Respected officer has been making videos for the SFPD for years
Jim Herron Zamora, Chronicle Staff Writer
Copyright 2005 The Chronicle Publishing Co.
For the past seven years, every time he finished a video for the San Francisco Police Department, Officer Andrew "Drew" Cohen would dutifully call reporters and plead for some positive coverage.
Now, the 10-year veteran, who has spent years trying to "humanize" street cops in videos the Police Department embraced, finds himself surrounded by reporters, but for entirely different reasons.
Cohen, 39, is at the center of a growing scandal over a series of videos he produced -- vignettes that Chief Heather Fong and Mayor Gavin Newsom said "range from immature to vulgar to sexist, racist and homophobic."
"There is a horrible irony," said Cohen, who was suspended without pay Tuesday and ordered to remove the videos from his Web site. "This is actually what I'm not all about. This whole thing contradicts everything that I have done for years."
'Out of control'
"This thing has spun way out of control," he said Thursday. "This was meant to be a good-natured, inside joke. Now it's being used to falsely portray police as racist, sexist pigs and smear the names of a lot of good officers. That's something I'm really sorry about."
Cohen started his career as a beat cop in the Tenderloin Task Force, where he became part of a bicycle unit that swooped down on drug dealers. He also became heavily involved in community policing events, including organizing Juneteenth celebration in the Tenderloin.
Until now, he has been known for producing videos of an entirely different sort. He has created several public service announcements, internal training films and a driving safety video geared toward high school students.
Cohen's first video included a tribute to Officer Kenny Sugrue, a mentor of his who died of a heart attack in 1998. In the video, Cohen intersperses footage of Sugrue walking his beat past drug dealers and hookers with shots of him trimming his award-winning roses.
But Cohen is perhaps best known for the seven documentaries he and Officer Bob Mammone produced to highlight the stress officers endure on the job. The series, called "Hearts of the City," has won numerous awards and aired on KRON-TV and several local public stations. The final segment included an emotional tribute to Officer Isaac Espinoza, who was killed in the Bayview district in April 2004.
"I've spent years trying to show that we're not robots, that cops are real people who do a tough job and do it because they care about people," Cohen said.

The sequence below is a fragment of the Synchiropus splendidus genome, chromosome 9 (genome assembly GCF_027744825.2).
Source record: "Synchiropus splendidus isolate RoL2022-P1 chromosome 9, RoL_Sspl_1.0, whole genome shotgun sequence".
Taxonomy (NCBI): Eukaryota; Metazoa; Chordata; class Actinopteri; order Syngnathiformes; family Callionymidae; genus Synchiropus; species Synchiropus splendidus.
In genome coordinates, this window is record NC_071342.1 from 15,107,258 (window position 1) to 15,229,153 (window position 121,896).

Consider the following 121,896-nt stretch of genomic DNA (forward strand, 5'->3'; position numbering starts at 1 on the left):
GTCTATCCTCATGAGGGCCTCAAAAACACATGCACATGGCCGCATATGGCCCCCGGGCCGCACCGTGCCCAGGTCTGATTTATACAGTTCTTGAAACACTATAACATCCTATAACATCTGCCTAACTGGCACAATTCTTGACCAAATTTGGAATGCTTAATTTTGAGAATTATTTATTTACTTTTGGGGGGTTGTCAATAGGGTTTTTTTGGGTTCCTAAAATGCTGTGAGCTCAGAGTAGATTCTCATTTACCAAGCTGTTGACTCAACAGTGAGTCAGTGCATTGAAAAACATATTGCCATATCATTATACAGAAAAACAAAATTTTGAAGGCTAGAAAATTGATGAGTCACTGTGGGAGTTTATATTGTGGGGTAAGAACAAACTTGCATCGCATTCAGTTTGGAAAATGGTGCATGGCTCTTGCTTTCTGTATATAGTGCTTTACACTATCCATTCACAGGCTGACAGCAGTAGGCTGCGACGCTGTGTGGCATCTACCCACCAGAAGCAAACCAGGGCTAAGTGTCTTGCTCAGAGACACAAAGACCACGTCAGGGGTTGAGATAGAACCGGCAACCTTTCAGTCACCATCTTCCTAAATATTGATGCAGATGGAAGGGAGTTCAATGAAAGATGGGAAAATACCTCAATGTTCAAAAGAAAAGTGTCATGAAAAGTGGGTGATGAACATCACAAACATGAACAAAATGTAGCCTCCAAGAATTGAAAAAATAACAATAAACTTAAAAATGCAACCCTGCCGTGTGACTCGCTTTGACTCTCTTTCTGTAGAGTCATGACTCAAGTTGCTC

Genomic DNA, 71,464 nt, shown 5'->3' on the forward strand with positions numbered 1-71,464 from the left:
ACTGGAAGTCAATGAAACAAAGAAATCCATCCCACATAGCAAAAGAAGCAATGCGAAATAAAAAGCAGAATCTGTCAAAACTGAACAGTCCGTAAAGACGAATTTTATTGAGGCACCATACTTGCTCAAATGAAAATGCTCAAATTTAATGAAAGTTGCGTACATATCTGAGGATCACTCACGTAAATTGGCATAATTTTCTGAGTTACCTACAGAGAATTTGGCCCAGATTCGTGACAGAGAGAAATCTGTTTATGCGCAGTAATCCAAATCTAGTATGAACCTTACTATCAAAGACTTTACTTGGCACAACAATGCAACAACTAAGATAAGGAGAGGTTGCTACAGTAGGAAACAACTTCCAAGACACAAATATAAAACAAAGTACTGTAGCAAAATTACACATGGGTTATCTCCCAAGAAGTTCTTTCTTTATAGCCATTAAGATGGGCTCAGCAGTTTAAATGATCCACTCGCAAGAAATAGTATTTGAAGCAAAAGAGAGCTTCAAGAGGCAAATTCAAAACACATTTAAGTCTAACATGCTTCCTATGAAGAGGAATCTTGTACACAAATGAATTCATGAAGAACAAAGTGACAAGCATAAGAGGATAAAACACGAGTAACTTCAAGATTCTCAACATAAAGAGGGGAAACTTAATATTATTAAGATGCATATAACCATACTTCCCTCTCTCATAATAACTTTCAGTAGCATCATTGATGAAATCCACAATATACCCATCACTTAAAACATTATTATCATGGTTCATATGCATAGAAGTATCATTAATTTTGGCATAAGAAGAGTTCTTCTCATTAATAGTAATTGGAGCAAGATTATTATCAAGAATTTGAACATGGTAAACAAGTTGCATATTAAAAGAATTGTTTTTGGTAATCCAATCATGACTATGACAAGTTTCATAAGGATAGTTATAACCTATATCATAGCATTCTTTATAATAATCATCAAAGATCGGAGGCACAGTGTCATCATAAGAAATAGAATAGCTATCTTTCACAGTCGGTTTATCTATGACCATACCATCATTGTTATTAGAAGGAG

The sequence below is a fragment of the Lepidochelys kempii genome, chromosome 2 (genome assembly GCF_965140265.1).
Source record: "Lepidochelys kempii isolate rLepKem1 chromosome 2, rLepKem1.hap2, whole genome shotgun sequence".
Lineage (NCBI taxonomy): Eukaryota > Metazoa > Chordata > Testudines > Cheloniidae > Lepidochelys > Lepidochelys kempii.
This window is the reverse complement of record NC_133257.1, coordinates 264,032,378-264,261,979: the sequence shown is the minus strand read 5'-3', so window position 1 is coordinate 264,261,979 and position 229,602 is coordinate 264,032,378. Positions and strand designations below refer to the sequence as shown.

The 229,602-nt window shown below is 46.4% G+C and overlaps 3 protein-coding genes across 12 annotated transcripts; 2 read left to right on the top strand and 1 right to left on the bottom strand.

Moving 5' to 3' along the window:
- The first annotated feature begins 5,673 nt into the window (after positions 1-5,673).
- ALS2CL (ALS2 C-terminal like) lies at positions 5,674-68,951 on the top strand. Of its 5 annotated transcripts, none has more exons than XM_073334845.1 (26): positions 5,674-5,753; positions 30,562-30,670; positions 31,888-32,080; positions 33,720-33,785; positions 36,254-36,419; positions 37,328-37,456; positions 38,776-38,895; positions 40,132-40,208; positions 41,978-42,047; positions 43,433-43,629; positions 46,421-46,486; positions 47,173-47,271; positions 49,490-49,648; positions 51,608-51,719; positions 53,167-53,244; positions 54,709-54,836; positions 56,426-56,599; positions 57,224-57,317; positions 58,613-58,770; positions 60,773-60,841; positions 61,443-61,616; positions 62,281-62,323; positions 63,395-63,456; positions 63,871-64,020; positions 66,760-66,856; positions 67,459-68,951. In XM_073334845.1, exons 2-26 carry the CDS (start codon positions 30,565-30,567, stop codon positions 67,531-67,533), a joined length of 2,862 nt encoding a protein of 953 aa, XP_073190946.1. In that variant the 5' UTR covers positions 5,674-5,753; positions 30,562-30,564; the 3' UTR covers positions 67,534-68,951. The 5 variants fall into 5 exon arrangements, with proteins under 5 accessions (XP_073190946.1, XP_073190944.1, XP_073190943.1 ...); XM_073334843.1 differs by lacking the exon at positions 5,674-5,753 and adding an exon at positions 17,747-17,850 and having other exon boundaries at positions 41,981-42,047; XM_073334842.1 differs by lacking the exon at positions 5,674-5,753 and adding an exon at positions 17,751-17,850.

Cohen, a single father of two school-age girls who lives in the home where he was raised, considers policing as an extension of social work. He joined the department in 1995 after a variety of other jobs, including a stint as a party DJ and the owner of a Top Dog sausage stand in Oakland.
He is one of the three children of the late Barbara Cohen, a former copy editor and reporter who he says instilled in Cohen not just progressive politics and a commitment to public service but also an irreverent sense of humor.
"I'm a liberal Berkeley Jew with two biracial children, who was raised by a very strong liberal woman," he said. "I'm not going to be the victim of someone else's weird notion of political correctness."
Cohen also has produced four CDs under his musical moniker MC Powder. Most of the songs are positive and humorous, if PG-rated, hip-hop tunes about policing that make light of criminals. But a few -- such as "Fajitagate" and "OCC" -- poke fun at the department's top brass, former District Attorney Terence Hallinan, the Office of Citizen Complaints and The Chronicle.
Honored for his work
Over the years, Cohen has been honored for his work by the California Assembly, the state Senate, the San Francisco Board of Supervisors and many private groups. Mayor Willie Brown also proclaimed Oct. 14, 1998, as "Officer Andrew Cohen Day" to honor his community outreach work.
At the time the scandal about his holiday video broke, Cohen, working mostly on his own time, had just completed a documentary about police work in the Bayview district, which has the highest homicide rate in San Francisco. It includes interviews with black officers, community leaders and crime victims. Many of the critics of the spoof video are African Americans, who feel it is an example of police disrespect.
"The notion I'm racist is ridiculous," Cohen said. "I've worked my entire career to foster a better understanding between police and the communities. I've been the biggest advocate for opening the door between the community and the Police Department."
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